Moss has tremendous speed for a power back and has enough acceleration to beat defenders to the outside pretty well. He isn't a speed demon but this is certainly not a weakness for him.
Moss isn't afraid of contact by any stretch of the imagination, but he can evade defenders at the line of scrimmage and in space. He can also fit through tight holes untouched due to his fluid footwork.
Zack is the best power back in this draft class. He can blast through small holes in short-yardage situations and is very effective in the inside zone game. His balance is arguably his best attribute in the power run game.
Zack Moss is a quality RB on outside runs and has footwork and balance necessary to stop on a dime. His finesse skills are best illustrated in the receiving game.
He can be a sure-handed receiver who has the concentration necessary to haul in difficult throws out the backfield.
He has good vision on most of his carries and usually does a good job of following behind his blockers on inside-runs. He comes into trouble when there is congestion at the line of scrimmage, but he makes up for this with his footwork and balance.
Running in Traffic
He is a bowling ball in traffic. According to PFF, Moss was the best RB in this class at shedding contact, and that is evident from his game film. He has the concentration and leg strength necessary to make something out of nothing. His tenacity and strength let him muscle his way to the second level with defenders draped over his back.
Moss suffered a season-ending knee injury that got exacerbated when he got out of bed according to WhatsonDraft.
He is a strong power back who can muscle his way to the second level when necessary. He breaks tackles better than any other back in this class.
Terrific frame, height, and weight.
Moss exhibited solid production throughout his last three years in college. He was awarded the PAC-12 offensive player of the year in 2019.
Moss is a reliable pass protector who does a good job executing his assignment and holding his ground. He occasionally has lapses but these only happen once every few games.
Moss is an all-around excellent RB, whose tenacity, effort, and IQ are on display every play.
Moss is one of the toughest sons of a gun in this draft class. He can create yardage due to his determination and unwavering strength.
He is seen as a role model in his community and is a great teammate.
He is one of the most efficient RBs in this class. He brings his A-game every week and maximizes his runs nearly every play.
Big Play Ability
Moss has enough acceleration to leave defenders in the dust once he gets past the second level. He isn't the biggest threat for explosive TDs, but he can create yardage out of nothing regularly. Moreover, he can get to the second level with ease.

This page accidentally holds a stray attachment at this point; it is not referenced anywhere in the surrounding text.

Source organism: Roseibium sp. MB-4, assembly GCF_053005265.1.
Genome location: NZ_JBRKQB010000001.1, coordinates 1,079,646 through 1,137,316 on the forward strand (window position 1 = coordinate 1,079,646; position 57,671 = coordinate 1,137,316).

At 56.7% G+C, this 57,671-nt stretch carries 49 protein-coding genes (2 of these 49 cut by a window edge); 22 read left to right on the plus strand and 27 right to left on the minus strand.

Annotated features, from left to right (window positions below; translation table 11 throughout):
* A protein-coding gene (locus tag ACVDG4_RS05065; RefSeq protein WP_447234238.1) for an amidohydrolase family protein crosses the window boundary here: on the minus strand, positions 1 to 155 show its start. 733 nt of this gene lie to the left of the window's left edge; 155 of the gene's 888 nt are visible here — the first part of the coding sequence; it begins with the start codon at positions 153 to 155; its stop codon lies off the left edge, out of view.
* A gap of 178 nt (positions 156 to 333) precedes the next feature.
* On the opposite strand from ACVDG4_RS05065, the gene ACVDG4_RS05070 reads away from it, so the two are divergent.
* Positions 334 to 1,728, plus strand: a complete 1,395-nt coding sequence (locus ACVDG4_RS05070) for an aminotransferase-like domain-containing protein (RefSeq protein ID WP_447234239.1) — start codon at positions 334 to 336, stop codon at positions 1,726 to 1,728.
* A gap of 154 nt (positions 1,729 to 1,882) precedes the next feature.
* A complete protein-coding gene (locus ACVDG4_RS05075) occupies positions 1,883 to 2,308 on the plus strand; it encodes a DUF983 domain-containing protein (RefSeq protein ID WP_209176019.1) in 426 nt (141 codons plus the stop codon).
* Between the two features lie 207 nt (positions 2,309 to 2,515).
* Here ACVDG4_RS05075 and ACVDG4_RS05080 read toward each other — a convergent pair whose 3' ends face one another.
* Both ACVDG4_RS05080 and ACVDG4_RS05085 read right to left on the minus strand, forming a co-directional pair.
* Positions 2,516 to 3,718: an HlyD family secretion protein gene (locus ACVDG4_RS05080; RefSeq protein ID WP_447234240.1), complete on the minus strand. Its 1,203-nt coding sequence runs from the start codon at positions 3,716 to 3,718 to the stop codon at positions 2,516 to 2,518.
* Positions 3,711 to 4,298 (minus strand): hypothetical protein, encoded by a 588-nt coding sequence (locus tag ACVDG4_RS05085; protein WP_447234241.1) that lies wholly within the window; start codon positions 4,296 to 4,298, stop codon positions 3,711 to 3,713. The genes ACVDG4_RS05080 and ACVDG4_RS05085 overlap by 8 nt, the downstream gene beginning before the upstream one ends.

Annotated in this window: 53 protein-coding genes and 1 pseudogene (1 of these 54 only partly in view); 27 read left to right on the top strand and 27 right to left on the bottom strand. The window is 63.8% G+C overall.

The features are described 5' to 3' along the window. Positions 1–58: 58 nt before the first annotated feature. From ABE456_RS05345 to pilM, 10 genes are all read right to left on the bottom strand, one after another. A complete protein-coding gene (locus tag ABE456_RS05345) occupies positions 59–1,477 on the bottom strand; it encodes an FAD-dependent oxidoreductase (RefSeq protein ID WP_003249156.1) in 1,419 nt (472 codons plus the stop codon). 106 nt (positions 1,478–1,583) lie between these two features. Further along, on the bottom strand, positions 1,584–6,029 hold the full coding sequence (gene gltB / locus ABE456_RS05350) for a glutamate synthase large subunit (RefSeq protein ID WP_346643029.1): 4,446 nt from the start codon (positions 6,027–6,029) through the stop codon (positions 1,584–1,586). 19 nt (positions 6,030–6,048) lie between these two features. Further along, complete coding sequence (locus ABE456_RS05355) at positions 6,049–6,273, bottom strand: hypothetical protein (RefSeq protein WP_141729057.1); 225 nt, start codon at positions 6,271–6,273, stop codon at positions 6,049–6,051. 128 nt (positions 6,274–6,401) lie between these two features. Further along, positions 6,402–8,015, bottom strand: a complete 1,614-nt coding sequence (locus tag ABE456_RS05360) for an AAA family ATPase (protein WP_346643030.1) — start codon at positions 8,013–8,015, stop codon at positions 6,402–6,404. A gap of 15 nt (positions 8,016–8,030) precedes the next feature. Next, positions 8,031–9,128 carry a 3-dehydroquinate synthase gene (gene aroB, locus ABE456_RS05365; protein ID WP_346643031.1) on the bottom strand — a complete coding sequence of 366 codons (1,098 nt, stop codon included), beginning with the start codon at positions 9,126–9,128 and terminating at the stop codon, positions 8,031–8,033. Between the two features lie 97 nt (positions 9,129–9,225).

Moss excels as a shifty power back who has the strength and balance necessary to move the chains regularly in short-yardage situations. He can muscle his way through traffic like a bowling ball. According to PFF, Moss was the best RB in this class at shedding contact, and that is evident from his game film. He has the concentration and leg strength necessary to make something out of nothing. His tenacity and strength let him muscle his way to the second level with defenders draped over his back.
He has good vision on most of his carries and usually does a good job of following behind his blockers on inside-runs. He runs hard every play and knows when to put his head down to brace for contact. Additionally, Moss has the speed necessary to beat defenders to the outside. He isn't a speed demon, but he does a good job finishing breakaway runs because his acceleration makes him leave defenders in the dust once he gets to the second level.
Moss is also a great receiving back who has the footwork necessary to get open and the elusiveness needed to shake defenders after the catch. He has some experience hauling in difficult passes and can be depended upon to help a QB under pressure. Speaking of pressure, Moss is the best blocker in this RB draft class. His strong frame helps him hold his ground against defenders, and he rarely misses an assignment.
Moss's biggest weakness occurs when there is congestion at the line of scrimmage. In these instances, his vision and patience deteriorate, causing Zack to turn upfield too prematurely. Even though Moss has the ability to blast through congestion, he could be more productive and preserve his body if he improves this area. This would do wonders for his NFL career, considering that he suffered a devastating knee injury during his final season in the NFL.
Zack Moss is once of the most complete power back that college football has seen in a while. He excels between the tackles, where he can bully his way to the second level on a consistent basis. Although when he runs on the outside, Moss can change directions swiftly, and dust past defenders to the outside. He isn't a speed demon, but his speed and acceleration are often overlooked by NFL scouts.
In the NFL, Moss projects to be a quality three-down back, who can be depended to catch passes out the backfield, excel in short-yardage situations and protect the passer. Moss' tenacity, pass-catching, and blocking skills are all reminiscent of Josh Jacobs, who had a solid rookie year last season. Moss is slightly faster than Jacobs, but they each can dominate defenders at the line of scrimmage. Moreover, they are each big-play threat because of their ability to create yardage out of nothing.
In terms of his rank in this draft class, Moss is definitely in the top tier of RBs. He isn't as productive as Jonathan Taylor or explosive as D'Andre Swift, but he is the toughest RB in this class. As a result, he would be a quality 3rd or 4th round pick this April, but it wouldn't be surprising to see him be a day one starter.